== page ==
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Pythagoras lived approximately from 582 to 507 BC. He was a Greek mathematician and philosopher, for whom the Pythagorean Theorem is named. Pythagoras was one of the Presocratic Philosophers. He was also an astronomer and a musician.

Historical placement

The first Greek author whose birth and death dates are known is Solon, who lived from 638 BC to 539 BC, so Solon and Pythagoras may have watched one or more of the 51st through the 60th Olympic Games (the First of which beginning in 776 BC) in the same audience.

Pythagoras would have been born on the island of Samos just a few years after the king of Babylon had finally crushed Judea (and began besieging Tyre), a fate from which God, by His wrath at Judea's scorn since sometime during the reign of Solomon in 970-931 BC, refused to spare them (2 Chron. 36:16).

So while to the Greeks Pythagoras lived during the very first phase of its history following their Dark Age after the Homeric and Hesiodic poets and during the Lelantine War, by that point, history by year had already been well-established for centuries in Judea, making Pythagoras subject to the kind of historical analysis today that barely would have existed in Greece at the time.

Pythagoras, though not an Athenian, would have been a young man during Athens' embarrassment of her democratic government having been seized by the tyrant Pisistratus in 560 BC (and twice later; a tyrant, characteristic of the respect for such types of traditions at that time, who nevertheless administered the city according to its laws), a year thought to be a political turning point for Greece to a period of national growth lasting 70 years by 19th-century Greek historian George Grote, during which Pythagoras lived for most of its duration.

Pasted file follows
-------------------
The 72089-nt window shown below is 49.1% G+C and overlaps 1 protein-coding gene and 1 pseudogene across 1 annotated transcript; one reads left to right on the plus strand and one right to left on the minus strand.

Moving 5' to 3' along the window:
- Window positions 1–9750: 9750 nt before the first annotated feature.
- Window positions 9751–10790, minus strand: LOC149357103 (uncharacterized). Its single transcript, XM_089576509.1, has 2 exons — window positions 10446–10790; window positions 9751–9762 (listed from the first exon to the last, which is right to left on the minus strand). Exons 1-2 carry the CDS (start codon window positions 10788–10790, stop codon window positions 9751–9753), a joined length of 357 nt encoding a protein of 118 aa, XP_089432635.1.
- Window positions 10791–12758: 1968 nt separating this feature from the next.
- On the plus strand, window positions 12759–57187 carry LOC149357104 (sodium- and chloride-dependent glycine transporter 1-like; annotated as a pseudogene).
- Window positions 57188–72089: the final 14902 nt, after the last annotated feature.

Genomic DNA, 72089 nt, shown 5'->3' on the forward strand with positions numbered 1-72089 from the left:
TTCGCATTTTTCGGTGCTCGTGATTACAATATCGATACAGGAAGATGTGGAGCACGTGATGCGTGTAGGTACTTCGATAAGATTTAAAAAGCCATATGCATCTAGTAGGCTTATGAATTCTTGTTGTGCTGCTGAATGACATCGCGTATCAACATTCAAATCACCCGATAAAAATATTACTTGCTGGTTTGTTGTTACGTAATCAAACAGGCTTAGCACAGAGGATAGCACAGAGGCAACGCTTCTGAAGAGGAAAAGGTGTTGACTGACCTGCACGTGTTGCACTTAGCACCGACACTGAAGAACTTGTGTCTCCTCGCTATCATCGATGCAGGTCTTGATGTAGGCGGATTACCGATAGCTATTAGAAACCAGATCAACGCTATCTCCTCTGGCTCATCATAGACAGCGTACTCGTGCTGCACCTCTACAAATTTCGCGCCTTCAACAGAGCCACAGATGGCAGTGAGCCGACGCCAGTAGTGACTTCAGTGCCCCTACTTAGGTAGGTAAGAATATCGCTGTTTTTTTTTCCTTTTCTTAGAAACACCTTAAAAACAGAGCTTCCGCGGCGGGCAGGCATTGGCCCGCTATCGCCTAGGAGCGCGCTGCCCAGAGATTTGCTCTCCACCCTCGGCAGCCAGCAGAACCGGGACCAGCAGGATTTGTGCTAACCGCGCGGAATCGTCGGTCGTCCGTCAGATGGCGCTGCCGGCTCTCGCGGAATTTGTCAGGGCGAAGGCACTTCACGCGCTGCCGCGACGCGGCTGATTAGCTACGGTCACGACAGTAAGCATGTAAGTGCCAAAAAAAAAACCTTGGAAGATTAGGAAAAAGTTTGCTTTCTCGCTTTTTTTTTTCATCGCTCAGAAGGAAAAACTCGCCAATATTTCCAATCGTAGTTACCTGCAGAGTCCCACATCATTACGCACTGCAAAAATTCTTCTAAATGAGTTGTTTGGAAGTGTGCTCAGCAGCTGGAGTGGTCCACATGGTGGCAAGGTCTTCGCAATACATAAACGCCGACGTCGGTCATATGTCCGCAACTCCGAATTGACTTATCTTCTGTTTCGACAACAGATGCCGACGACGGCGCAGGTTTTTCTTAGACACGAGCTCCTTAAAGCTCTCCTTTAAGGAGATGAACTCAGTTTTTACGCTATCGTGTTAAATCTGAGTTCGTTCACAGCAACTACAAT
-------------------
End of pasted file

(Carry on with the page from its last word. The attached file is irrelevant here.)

Pythagoras believed in the reincarnation of human souls as animals and, consequently, kept a strictly vegetarian diet. Pythagoras sought to reduce music and astronomy to numerical patterns. He believed in a concept of translating musical notes into mathematical equations and vice versa called Pythagorean tuning by use of the ratio 3:2. He also believed that the mathematical motions of the planets in outer space produced a cosmic musical symphony that he called the harmony of the spheres. He was one of the first people to realize that Venus seen as the morning star and Venus seen as the evening star were actually the same planet.

The Pythagorean School was founded by Pythagoras in about 585 B.C. A brief list of Pythagorean contributions includes:[1]

  1. Philosophy.
  2. The study of proportion.
  3. The study of plane and solid geometry.
  4. Number theory.
  5. The theory of proof.
  6. The discovery of incommensurables.
  7. The round Earth.[2] (though this actually originated with Isaiah of Judah[3] 100 years earlier.[4]


  1. The Origins of Greek Mathematics
  3. Isaiah 40:22
  4. The book of Job in chapter 26 verse 10 also describes the Earth as round describing its terminator (line where day and night "meet") as a circle, which would only be true 100 percent of the time on a perfect (or close enough to perfect) sphere. However, the Bible gives almost no clue as to when Job was written.

See also